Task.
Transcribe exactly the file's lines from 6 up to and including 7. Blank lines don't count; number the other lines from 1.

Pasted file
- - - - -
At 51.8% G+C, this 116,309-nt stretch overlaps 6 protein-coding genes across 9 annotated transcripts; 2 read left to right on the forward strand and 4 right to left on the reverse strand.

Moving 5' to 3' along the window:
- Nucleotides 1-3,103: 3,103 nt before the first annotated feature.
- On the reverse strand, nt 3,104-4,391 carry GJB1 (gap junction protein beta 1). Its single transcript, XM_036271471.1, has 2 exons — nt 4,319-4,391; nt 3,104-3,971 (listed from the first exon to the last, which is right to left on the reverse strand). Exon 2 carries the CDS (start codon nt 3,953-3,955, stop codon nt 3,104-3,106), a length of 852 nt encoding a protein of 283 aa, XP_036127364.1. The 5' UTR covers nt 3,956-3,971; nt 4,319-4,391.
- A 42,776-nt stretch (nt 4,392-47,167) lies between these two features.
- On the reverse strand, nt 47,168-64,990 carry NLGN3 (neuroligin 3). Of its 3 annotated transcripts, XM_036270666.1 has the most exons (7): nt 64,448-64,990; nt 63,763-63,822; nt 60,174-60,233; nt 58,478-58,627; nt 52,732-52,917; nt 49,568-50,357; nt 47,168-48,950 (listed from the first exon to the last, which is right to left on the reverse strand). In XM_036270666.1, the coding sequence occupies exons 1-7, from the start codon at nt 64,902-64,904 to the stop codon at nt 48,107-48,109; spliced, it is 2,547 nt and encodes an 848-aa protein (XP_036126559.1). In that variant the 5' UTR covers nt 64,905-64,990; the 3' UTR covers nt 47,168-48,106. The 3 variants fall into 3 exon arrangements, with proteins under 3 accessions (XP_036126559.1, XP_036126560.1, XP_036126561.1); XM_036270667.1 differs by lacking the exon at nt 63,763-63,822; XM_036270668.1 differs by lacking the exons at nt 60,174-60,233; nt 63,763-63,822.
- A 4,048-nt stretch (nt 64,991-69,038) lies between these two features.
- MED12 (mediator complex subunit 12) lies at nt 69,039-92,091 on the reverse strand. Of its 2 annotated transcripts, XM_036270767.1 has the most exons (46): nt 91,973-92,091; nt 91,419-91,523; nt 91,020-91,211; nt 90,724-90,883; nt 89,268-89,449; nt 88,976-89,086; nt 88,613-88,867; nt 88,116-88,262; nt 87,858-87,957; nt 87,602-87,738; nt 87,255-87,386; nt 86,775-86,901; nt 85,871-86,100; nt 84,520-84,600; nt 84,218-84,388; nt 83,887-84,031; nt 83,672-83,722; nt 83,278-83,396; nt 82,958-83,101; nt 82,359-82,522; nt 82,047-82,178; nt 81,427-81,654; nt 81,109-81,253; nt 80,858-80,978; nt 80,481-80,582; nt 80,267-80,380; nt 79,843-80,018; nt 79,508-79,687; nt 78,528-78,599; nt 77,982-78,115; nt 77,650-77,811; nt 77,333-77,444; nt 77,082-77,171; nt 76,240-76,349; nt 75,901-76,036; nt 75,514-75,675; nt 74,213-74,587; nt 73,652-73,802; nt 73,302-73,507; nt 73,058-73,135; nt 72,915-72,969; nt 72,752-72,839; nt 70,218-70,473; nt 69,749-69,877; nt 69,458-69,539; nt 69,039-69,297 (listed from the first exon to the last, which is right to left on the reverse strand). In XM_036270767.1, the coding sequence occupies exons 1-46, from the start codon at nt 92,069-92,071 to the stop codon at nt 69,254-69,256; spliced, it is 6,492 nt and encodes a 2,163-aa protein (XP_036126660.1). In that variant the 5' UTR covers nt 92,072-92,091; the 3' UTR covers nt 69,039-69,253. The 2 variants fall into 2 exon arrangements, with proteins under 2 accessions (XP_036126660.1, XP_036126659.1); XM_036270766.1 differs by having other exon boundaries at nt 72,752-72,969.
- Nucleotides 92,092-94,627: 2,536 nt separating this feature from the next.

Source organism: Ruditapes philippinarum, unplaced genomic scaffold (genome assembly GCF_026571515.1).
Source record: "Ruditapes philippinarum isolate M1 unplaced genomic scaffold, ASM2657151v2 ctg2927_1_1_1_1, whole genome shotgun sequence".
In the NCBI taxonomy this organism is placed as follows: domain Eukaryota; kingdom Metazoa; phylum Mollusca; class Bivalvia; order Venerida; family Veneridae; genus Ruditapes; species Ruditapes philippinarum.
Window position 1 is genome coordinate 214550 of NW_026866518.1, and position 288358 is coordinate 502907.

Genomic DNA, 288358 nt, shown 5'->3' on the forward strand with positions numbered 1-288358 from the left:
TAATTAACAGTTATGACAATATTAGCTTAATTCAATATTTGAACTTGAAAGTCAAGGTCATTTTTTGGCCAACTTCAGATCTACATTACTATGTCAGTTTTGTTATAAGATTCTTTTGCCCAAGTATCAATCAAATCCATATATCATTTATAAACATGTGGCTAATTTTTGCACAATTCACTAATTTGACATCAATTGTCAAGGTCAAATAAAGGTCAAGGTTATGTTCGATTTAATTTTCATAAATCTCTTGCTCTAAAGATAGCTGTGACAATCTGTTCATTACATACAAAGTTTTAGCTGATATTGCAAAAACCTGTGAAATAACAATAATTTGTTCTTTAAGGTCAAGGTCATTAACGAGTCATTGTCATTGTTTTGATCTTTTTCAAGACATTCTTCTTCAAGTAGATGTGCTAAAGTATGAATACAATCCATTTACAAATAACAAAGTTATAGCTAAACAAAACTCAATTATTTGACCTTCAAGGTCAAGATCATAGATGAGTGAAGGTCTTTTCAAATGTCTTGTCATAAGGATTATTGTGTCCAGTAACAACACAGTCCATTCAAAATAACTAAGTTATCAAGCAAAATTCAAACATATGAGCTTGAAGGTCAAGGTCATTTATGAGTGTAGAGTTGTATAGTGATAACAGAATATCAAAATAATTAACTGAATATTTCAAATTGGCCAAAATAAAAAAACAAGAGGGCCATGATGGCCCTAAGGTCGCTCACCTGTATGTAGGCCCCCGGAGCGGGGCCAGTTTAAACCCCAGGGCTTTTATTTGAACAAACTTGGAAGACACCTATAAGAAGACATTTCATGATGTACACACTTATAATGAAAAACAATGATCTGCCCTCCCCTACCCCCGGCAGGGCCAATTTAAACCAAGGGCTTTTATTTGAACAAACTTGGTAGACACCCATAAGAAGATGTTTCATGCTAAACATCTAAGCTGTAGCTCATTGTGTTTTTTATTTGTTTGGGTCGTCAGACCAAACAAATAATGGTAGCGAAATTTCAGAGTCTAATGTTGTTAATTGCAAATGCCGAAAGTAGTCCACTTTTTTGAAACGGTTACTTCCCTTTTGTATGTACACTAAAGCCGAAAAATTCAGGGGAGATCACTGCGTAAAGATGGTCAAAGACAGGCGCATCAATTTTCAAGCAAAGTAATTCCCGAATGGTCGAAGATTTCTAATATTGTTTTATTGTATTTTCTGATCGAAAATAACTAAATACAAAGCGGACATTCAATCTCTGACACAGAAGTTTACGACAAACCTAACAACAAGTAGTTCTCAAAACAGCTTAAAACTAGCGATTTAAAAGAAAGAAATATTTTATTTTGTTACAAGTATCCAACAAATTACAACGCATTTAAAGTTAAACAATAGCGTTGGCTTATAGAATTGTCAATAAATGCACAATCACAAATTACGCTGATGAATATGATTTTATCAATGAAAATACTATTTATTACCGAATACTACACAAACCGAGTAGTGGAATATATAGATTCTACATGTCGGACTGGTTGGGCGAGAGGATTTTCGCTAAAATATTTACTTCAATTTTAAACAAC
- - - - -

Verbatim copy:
- On the reverse strand, nt 47,168-64,990 carry NLGN3 (neuroligin 3). Of its 3 annotated transcripts, XM_036270666.1 has the most exons (7): nt 64,448-64,990; nt 63,763-63,822; nt 60,174-60,233; nt 58,478-58,627; nt 52,732-52,917; nt 49,568-50,357; nt 47,168-48,950 (listed from the first exon to the last, which is right to left on the reverse strand). In XM_036270666.1, the coding sequence occupies exons 1-7, from the start codon at nt 64,902-64,904 to the stop codon at nt 48,107-48,109; spliced, it is 2,547 nt and encodes an 848-aa protein (XP_036126559.1). In that variant the 5' UTR covers nt 64,905-64,990; the 3' UTR covers nt 47,168-48,106. The 3 variants fall into 3 exon arrangements, with proteins under 3 accessions (XP_036126559.1, XP_036126560.1, XP_036126561.1); XM_036270667.1 differs by lacking the exon at nt 63,763-63,822; XM_036270668.1 differs by lacking the exons at nt 60,174-60,233; nt 63,763-63,822.
- A 4,048-nt stretch (nt 64,991-69,038) lies between these two features.